Oct. 2, 1972 began the last series of the baseball season. 1972 was a strange season, due to a brief players strike at the outset of the year, all teams lost a handful of games. When the baseball lords decided to just cancel the lost contests instead of making them up, that meant that the final standings for any of the division races could end with teams a half-game ahead or behind.
In fact, that was the situation in the AL Central. The Tigers began the day in second place with an 84-69 record, just a half-game behind of the front running 84-68 Boston Red Sox. And wouldn’t you know it – the season ended with Detroit hosting Boston.
Really, it was simple. Whoever won the series won the division. That made the first game that much more important. If you win it, you put all the pressure on the other squad to win out, while giving yourself a little room for error. That pressure was especially acute on Detroit as they after all began the games trailing.
For the big game, Detroit went with their big guy, ace pitcher Mickey Lolich. Four years earlier he’d won three games in the 1968 World Series, including a Game Seven victory on short rest while against Bob Gibson. He could handle a big game for the Tigers. Then again, just four days ago he’d pitched a whopping 12 innings in a complete game loss. Would he still be tired?
Lolich looked a little shaky in the first, letting two of the first three batters he face reach base. Then he fanned two in a row to end the inning. And then he fanned another pair in the second inning. Meanwhile, Detroit staked him to a 1-0 lead.
The third was Lolich’s danger spot. After fanning the leadoff hitter (already his fifth K of the day), Lolich ran into trouble. Tommy Harper and Luis Aparicio smacked consecutive singles against him, and then longtime star Carl Yastrzemski smashed a line drive to center for extra bases. Smith came around to score, 1-1. Aparicio blew past third on his way home, but the relay throw got to the plate and Aparicio thought better of it and retreated back to third.
And here is where Lolich caught a nice break for himself. Yaz apparently saw the speedy Aparicio go for home but missed him turning around. Not only was Aparicio headed to third – but so was Yaz. Both men ended up on third, and the ump gave Aparicio possession of the bag and called Yaz out. The score was still 1-1 and now there were two outs. True, the go-ahead run was on third and the dangerous Reggie Smith at the plate, but Lolich fanned him for his sixth strikeout victim of the day.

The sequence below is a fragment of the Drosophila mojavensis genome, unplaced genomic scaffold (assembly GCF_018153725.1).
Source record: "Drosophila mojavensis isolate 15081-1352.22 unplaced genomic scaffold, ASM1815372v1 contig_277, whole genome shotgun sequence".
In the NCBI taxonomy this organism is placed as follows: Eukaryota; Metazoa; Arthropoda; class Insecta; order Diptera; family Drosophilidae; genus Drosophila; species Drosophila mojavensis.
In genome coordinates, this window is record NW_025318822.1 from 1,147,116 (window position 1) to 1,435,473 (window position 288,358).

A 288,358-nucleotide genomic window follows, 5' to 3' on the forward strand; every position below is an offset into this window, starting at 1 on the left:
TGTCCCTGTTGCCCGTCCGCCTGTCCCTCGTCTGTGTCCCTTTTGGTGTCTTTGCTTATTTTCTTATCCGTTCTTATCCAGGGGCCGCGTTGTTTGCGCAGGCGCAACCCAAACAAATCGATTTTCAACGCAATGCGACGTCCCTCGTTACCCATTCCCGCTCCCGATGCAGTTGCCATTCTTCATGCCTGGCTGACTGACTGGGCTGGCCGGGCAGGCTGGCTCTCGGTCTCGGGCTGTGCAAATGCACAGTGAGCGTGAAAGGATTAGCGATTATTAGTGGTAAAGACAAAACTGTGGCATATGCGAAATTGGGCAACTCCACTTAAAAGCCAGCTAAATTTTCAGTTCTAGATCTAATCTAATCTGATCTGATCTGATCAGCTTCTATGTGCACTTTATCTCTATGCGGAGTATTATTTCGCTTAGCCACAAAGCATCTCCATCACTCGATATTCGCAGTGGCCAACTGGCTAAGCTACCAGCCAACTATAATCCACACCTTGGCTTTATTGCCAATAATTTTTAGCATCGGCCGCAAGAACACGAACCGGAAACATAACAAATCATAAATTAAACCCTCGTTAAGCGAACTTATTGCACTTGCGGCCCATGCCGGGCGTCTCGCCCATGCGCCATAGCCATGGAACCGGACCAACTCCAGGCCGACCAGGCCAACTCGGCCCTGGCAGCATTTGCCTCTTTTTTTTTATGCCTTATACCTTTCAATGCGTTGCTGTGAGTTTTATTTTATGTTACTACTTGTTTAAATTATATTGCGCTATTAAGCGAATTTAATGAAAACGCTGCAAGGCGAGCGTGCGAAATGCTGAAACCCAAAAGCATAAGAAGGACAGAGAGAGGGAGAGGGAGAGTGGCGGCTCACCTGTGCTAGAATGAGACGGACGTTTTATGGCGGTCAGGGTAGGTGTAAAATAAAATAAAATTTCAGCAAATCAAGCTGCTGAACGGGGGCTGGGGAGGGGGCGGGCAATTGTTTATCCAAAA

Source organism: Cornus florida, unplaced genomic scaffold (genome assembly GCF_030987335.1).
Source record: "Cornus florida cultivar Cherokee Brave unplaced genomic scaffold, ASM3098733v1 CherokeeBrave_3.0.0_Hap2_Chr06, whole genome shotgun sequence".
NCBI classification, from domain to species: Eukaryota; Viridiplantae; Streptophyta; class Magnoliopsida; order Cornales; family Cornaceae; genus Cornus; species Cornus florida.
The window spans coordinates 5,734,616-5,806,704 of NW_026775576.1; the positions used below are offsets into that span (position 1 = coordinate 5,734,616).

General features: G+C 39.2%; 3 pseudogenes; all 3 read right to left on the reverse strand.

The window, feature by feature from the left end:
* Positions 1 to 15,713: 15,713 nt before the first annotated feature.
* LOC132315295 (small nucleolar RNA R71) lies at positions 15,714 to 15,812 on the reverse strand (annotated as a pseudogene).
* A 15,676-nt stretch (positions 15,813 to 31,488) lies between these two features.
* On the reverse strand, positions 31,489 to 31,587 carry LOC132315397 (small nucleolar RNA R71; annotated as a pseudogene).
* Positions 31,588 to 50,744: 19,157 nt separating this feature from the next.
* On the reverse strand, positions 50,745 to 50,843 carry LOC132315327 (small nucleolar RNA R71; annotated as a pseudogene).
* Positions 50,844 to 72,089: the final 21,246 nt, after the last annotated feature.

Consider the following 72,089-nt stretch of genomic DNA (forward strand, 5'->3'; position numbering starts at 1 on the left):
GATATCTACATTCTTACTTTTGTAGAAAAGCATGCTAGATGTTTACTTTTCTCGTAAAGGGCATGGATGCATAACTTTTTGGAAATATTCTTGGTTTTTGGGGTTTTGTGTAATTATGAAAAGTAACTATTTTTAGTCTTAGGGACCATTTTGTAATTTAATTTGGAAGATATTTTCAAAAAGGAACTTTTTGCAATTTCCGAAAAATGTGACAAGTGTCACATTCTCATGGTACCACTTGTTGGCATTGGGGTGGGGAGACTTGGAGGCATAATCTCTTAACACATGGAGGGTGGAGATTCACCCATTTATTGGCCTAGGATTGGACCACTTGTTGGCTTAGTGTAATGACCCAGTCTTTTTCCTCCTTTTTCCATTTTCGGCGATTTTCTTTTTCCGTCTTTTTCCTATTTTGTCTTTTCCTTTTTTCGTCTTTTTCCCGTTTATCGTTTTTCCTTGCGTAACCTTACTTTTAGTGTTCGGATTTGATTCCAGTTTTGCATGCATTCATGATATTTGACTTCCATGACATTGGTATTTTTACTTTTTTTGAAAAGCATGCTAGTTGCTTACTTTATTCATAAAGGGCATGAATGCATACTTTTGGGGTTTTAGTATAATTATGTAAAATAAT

In the fourth Lolich allowed a single and walk, but also racked up another three strikeouts to snuff out any rally. That’s nine Ks in four innings. He had another strikeout in the fifth and two more in the sixth. He let guys on base in almost every inning, but they never had any chances to advance with all the guys going down swinging.
More importantly, Detroit’s hitters came to life, giving Lolich the lead once again. That’s all he needed. After the third inning scare, no Boston player made it to second base until the ninth, and that would-be run died at second.
When it was all said and done Lolich was not perfect—he’d surrendered six hits while issuing five walks and hitting two batters—but he’d also fanned 15 batters while allowing just one run. It was only the fourth time in franchise history a Tiger pitcher struck out at least 15 men in one game – and Lolich pitched three of those games. No other Tiger would fan this many batters in one game until Max Scherzer fanned 15 in seven innings earlier this year.
Detroit won, 4-1 behind Lolich’s gutsy effort. The Tigers won the next day to clinch the division. Lolich’s big game was vital for Detroit’s postseason hopes, and that big game was 40 years ago today.
Aside from that, many other baseball items today celebrate their anniversary or “day-versary” (which is something that occurred X-thousand days ago). Here they are, with the better ones in bold if you’d rather just skim through things.